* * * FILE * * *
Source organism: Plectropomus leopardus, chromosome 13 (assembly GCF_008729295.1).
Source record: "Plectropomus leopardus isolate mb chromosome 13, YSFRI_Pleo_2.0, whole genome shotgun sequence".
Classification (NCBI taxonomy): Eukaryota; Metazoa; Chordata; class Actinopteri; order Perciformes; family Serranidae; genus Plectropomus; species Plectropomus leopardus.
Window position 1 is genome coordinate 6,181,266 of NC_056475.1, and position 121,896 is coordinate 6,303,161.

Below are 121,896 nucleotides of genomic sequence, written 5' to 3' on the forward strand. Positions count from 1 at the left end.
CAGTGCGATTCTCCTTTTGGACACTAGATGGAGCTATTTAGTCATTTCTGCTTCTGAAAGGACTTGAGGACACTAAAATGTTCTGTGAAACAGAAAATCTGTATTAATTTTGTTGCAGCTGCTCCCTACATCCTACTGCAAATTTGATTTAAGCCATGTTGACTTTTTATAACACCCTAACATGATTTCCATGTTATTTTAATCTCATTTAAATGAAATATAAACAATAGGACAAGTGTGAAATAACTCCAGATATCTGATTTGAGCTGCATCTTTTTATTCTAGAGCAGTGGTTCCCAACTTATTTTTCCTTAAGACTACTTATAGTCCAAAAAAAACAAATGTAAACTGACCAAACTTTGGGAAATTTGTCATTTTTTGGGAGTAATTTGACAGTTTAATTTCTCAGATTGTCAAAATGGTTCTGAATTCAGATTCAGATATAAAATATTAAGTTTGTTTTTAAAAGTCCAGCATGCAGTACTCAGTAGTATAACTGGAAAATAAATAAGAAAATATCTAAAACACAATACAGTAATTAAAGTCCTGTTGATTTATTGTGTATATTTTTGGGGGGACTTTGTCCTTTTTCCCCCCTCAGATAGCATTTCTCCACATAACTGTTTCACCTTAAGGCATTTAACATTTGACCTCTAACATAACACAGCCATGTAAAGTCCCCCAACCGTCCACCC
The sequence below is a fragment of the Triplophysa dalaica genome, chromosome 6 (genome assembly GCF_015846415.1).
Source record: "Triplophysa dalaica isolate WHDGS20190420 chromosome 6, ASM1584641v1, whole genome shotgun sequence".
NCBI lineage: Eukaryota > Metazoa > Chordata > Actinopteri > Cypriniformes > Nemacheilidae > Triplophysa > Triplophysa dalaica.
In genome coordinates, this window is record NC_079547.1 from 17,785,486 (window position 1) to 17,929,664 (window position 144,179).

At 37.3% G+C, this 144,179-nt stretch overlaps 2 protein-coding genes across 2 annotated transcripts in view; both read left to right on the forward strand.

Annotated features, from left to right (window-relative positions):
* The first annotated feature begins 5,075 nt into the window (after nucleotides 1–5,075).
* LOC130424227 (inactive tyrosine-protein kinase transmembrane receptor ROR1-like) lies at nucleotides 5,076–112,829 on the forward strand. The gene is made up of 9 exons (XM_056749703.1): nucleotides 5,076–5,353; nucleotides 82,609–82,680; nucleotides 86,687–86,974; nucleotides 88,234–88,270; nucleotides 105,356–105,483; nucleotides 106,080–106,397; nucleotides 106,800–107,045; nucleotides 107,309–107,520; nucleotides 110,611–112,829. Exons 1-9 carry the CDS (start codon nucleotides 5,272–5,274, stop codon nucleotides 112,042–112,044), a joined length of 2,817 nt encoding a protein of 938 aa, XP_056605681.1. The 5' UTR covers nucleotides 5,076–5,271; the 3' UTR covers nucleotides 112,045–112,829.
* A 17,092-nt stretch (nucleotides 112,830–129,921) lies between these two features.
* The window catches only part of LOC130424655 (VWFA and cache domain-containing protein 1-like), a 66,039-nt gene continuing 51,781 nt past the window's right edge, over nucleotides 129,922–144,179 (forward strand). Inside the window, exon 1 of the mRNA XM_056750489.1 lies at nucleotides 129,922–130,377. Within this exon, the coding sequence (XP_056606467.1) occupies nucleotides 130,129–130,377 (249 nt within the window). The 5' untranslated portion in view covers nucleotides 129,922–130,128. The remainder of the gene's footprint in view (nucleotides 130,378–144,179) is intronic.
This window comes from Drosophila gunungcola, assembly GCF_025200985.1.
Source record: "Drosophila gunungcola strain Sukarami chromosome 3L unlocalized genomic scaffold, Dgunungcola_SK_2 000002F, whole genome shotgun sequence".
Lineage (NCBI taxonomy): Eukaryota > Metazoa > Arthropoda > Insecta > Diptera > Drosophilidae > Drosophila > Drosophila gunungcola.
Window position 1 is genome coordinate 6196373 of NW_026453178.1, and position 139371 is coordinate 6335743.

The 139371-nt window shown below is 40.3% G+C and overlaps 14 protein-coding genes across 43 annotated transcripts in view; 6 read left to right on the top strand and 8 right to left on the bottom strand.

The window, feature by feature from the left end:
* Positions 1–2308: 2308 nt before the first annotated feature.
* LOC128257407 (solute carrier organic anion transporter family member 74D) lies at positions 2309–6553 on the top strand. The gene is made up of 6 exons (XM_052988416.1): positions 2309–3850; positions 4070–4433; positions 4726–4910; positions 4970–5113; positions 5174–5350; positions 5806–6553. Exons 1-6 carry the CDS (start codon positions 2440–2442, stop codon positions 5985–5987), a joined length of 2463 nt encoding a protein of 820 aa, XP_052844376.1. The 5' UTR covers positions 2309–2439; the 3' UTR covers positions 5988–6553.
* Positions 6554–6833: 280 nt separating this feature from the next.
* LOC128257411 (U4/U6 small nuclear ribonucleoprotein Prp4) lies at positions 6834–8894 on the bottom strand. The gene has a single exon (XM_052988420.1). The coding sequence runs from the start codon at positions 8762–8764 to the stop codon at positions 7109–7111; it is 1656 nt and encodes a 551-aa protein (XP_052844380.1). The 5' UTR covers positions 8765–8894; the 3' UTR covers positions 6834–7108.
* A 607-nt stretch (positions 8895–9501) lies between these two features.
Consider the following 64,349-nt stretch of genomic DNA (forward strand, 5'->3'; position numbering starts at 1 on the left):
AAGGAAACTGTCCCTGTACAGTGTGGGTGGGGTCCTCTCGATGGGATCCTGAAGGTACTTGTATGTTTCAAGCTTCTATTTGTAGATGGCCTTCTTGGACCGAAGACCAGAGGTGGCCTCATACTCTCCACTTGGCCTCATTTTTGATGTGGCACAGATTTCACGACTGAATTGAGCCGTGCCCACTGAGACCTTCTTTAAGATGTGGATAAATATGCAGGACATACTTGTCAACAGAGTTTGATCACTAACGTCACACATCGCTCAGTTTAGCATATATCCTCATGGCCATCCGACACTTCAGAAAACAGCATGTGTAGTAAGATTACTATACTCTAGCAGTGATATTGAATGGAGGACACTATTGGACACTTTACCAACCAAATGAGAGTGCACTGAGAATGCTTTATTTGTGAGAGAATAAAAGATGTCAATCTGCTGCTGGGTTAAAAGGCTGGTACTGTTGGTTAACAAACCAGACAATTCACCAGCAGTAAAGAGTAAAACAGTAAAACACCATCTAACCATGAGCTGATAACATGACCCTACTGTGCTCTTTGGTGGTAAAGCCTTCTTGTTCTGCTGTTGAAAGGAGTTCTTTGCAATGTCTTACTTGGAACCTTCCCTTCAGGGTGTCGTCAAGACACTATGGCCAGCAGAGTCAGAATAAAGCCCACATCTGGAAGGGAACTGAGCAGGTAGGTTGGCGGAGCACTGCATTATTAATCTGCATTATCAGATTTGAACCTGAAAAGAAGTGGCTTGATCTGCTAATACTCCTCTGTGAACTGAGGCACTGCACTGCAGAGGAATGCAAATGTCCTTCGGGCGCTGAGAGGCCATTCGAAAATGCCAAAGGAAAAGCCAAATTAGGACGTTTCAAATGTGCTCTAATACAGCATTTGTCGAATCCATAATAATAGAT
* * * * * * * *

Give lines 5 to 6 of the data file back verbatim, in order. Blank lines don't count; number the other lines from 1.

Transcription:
Below are 121,896 nucleotides of genomic sequence, written 5' to 3' on the forward strand. Positions count from 1 at the left end.
CAGTGCGATTCTCCTTTTGGACACTAGATGGAGCTATTTAGTCATTTCTGCTTCTGAAAGGACTTGAGGACACTAAAATGTTCTGTGAAACAGAAAATCTGTATTAATTTTGTTGCAGCTGCTCCCTACATCCTACTGCAAATTTGATTTAAGCCATGTTGACTTTTTATAACACCCTAACATGATTTCCATGTTATTTTAATCTCATTTAAATGAAATATAAACAATAGGACAAGTGTGAAATAACTCCAGATATCTGATTTGAGCTGCATCTTTTTATTCTAGAGCAGTGGTTCCCAACTTATTTTTCCTTAAGACTACTTATAGTCCAAAAAAAACAAATGTAAACTGACCAAACTTTGGGAAATTTGTCATTTTTTGGGAGTAATTTGACAGTTTAATTTCTCAGATTGTCAAAATGGTTCTGAATTCAGATTCAGATATAAAATATTAAGTTTGTTTTTAAAAGTCCAGCATGCAGTACTCAGTAGTATAACTGGAAAATAAATAAGAAAATATCTAAAACACAATACAGTAATTAAAGTCCTGTTGATTTATTGTGTATATTTTTGGGGGGACTTTGTCCTTTTTCCCCCCTCAGATAGCATTTCTCCACATAACTGTTTCACCTTAAGGCATTTAACATTTGACCTCTAACATAACACAGCCATGTAAAGTCCCCCAACCGTCCACCC